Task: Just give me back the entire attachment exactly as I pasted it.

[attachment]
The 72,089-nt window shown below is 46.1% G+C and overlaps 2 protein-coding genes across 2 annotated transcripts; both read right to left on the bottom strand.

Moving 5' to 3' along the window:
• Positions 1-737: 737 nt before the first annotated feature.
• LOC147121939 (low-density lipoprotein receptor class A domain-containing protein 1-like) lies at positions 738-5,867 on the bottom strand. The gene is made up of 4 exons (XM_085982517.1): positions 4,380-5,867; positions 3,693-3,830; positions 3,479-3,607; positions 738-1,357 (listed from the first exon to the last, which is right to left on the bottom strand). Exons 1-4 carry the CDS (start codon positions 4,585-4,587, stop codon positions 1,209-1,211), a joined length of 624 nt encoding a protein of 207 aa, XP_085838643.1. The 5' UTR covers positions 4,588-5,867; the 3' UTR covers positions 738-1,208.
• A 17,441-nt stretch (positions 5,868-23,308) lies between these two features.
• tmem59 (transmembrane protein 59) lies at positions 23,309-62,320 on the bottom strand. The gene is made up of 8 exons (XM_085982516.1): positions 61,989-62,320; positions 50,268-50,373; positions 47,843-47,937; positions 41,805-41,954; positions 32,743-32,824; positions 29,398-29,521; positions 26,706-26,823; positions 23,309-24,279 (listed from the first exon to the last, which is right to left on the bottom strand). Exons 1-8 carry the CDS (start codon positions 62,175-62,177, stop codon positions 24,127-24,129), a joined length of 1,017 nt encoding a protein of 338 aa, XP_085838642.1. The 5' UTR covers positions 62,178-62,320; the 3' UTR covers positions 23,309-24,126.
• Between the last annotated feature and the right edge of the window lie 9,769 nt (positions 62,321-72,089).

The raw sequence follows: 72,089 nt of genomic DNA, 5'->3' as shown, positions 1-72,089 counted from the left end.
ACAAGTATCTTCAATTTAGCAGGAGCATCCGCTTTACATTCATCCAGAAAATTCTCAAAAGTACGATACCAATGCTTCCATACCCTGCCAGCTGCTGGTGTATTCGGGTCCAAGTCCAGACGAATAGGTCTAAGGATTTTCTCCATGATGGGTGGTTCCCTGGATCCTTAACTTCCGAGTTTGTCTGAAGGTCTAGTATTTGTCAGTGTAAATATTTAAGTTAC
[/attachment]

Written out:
The 72,089-nt window shown below is 46.1% G+C and overlaps 2 protein-coding genes across 2 annotated transcripts; both read right to left on the bottom strand.

Moving 5' to 3' along the window:
• Positions 1-737: 737 nt before the first annotated feature.
• LOC147121939 (low-density lipoprotein receptor class A domain-containing protein 1-like) lies at positions 738-5,867 on the bottom strand. The gene is made up of 4 exons (XM_085982517.1): positions 4,380-5,867; positions 3,693-3,830; positions 3,479-3,607; positions 738-1,357 (listed from the first exon to the last, which is right to left on the bottom strand). Exons 1-4 carry the CDS (start codon positions 4,585-4,587, stop codon positions 1,209-1,211), a joined length of 624 nt encoding a protein of 207 aa, XP_085838643.1. The 5' UTR covers positions 4,588-5,867; the 3' UTR covers positions 738-1,208.
• A 17,441-nt stretch (positions 5,868-23,308) lies between these two features.
• tmem59 (transmembrane protein 59) lies at positions 23,309-62,320 on the bottom strand. The gene is made up of 8 exons (XM_085982516.1): positions 61,989-62,320; positions 50,268-50,373; positions 47,843-47,937; positions 41,805-41,954; positions 32,743-32,824; positions 29,398-29,521; positions 26,706-26,823; positions 23,309-24,279 (listed from the first exon to the last, which is right to left on the bottom strand). Exons 1-8 carry the CDS (start codon positions 62,175-62,177, stop codon positions 24,127-24,129), a joined length of 1,017 nt encoding a protein of 338 aa, XP_085838642.1. The 5' UTR covers positions 62,178-62,320; the 3' UTR covers positions 23,309-24,126.
• Between the last annotated feature and the right edge of the window lie 9,769 nt (positions 62,321-72,089).

The raw sequence follows: 72,089 nt of genomic DNA, 5'->3' as shown, positions 1-72,089 counted from the left end.
ACAAGTATCTTCAATTTAGCAGGAGCATCCGCTTTACATTCATCCAGAAAATTCTCAAAAGTACGATACCAATGCTTCCATACCCTGCCAGCTGCTGGTGTATTCGGGTCCAAGTCCAGACGAATAGGTCTAAGGATTTTCTCCATGATGGGTGGTTCCCTGGATCCTTAACTTCCGAGTTTGTCTGAAGGTCTAGTATTTGTCAGTGTAAATATTTAAGTTAC